In this study, a 500-hour test cycle was used to evaluate the durability of a prototype high pressure common rail injection system operating up to 1800 bar with E10 gasoline. Some aspects of the hardware were modified from their baseline design in order to accommodate an opposed-piston, two-stroke engine application and mitigate the impacts of exposure to gasoline. Overall system performance was maintained throughout testing as fueling rate and rail pressure targets were continuously achieved. Although evidence of vapor formation in the low-pressure part of the system was observed, there was no significant physical damage to the associated components. Injectors showed no deviation in their flow characteristics after exposure to gasoline and high resolution imaging of the nozzle tips and pilot valve assemblies did not indicate the presence of cavitation damage.
Journal Article

Experimental and Computational Investigation of Subcritical Near-Nozzle Spray Structure and Primary Atomization in the Engine Combustion Network Spray D

2018-04-03
2018-01-0277
In order to improve understanding of the primary atomization process for diesel-like sprays, a collaborative experimental and computational study was focused on the near-nozzle spray structure for the Engine Combustion Network (ECN) Spray D single-hole injector. These results were presented at the 5th Workshop of the ECN in Detroit, Michigan. Application of x-ray diagnostics to the Spray D standard cold condition enabled quantification of distributions of mass, phase interfacial area, and droplet size in the near-nozzle region from 0.1 to 14 mm from the nozzle exit. Using these data, several modeling frameworks, from Lagrangian-Eulerian to Eulerian-Eulerian and from Reynolds-Averaged Navier-Stokes (RANS) to Direct Numerical Simulation (DNS), were assessed in their ability to capture and explain experimentally observed spray details. Due to its computational efficiency, the Lagrangian-Eulerian approach was able to provide spray predictions across a broad range of conditions.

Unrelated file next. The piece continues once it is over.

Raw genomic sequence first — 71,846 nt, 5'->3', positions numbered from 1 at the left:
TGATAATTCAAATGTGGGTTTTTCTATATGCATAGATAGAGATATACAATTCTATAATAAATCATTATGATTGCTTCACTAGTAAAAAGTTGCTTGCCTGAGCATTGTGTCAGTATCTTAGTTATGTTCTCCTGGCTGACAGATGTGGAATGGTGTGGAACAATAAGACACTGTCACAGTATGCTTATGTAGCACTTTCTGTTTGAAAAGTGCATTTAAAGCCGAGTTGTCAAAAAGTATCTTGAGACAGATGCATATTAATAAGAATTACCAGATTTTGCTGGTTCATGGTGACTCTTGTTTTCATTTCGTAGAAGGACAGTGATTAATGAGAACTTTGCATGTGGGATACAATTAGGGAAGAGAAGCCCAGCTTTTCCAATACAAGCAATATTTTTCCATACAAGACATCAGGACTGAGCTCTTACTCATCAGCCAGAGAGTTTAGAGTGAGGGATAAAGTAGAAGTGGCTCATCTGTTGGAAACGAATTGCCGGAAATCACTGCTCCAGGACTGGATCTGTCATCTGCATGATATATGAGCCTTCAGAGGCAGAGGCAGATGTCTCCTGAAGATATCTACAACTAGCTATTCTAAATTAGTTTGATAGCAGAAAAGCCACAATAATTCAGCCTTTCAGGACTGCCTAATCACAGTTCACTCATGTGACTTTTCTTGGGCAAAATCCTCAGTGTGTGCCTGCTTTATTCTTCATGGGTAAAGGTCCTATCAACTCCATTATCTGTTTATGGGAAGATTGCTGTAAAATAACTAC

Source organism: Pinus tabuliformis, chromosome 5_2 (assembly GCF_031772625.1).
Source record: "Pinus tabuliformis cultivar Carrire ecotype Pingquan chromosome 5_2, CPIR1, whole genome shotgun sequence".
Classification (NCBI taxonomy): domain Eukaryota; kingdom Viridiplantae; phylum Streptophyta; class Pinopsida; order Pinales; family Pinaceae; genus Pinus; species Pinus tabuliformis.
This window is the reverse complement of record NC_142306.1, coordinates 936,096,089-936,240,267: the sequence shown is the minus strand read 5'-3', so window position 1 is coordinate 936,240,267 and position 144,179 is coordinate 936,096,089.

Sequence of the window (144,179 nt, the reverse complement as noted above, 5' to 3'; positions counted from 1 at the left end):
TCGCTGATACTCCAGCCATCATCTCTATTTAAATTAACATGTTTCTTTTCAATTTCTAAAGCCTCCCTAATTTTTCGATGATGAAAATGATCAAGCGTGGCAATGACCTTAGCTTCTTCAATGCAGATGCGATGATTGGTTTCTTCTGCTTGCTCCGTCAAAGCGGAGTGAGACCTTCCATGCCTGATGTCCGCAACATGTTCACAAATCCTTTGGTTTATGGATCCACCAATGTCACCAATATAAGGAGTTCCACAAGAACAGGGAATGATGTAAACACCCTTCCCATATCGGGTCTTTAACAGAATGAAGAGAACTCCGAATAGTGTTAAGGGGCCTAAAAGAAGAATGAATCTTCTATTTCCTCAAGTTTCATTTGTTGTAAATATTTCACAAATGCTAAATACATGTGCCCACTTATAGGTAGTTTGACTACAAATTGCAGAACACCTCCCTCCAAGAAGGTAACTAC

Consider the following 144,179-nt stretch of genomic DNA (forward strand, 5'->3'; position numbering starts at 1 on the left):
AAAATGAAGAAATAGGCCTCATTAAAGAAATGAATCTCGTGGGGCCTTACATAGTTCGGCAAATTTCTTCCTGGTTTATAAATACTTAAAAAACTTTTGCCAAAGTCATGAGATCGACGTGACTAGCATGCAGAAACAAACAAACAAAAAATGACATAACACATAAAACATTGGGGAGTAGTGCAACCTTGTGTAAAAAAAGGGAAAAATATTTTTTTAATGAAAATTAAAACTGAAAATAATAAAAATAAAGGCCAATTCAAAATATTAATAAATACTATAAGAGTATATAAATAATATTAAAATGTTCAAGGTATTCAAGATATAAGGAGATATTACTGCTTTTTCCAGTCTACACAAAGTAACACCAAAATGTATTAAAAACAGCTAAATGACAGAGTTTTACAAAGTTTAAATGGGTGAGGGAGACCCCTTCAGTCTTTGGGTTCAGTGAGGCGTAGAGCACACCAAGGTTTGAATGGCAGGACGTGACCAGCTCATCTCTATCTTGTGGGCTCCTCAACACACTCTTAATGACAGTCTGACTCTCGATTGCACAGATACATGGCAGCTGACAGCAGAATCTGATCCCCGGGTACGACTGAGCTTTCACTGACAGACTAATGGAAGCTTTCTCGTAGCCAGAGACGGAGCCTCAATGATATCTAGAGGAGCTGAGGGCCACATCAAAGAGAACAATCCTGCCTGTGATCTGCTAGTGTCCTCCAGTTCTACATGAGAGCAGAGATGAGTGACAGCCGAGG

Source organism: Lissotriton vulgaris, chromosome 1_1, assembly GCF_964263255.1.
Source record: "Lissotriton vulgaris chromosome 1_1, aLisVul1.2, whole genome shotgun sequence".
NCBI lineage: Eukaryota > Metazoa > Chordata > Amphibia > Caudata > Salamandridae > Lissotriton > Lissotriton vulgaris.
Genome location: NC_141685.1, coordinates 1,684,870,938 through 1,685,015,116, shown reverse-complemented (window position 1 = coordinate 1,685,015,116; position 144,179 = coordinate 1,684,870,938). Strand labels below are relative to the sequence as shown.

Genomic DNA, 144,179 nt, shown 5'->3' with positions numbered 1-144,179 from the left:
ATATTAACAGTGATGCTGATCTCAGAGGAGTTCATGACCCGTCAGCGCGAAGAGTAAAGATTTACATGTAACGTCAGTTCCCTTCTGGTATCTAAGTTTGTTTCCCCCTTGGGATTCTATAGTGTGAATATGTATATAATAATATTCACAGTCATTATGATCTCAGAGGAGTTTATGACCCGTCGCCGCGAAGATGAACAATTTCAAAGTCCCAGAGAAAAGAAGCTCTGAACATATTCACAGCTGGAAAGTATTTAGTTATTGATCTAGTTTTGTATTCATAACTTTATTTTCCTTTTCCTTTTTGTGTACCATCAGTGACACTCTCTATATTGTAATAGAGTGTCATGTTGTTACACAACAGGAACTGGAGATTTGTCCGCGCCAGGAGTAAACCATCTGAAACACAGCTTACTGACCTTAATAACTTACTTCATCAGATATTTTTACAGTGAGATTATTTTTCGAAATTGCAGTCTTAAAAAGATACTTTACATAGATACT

Journal Article

High-Resolution X-Ray and Neutron Computed Tomography of an Engine Combustion Network Spray G Gasoline Injector

2017-03-28
2017-01-0824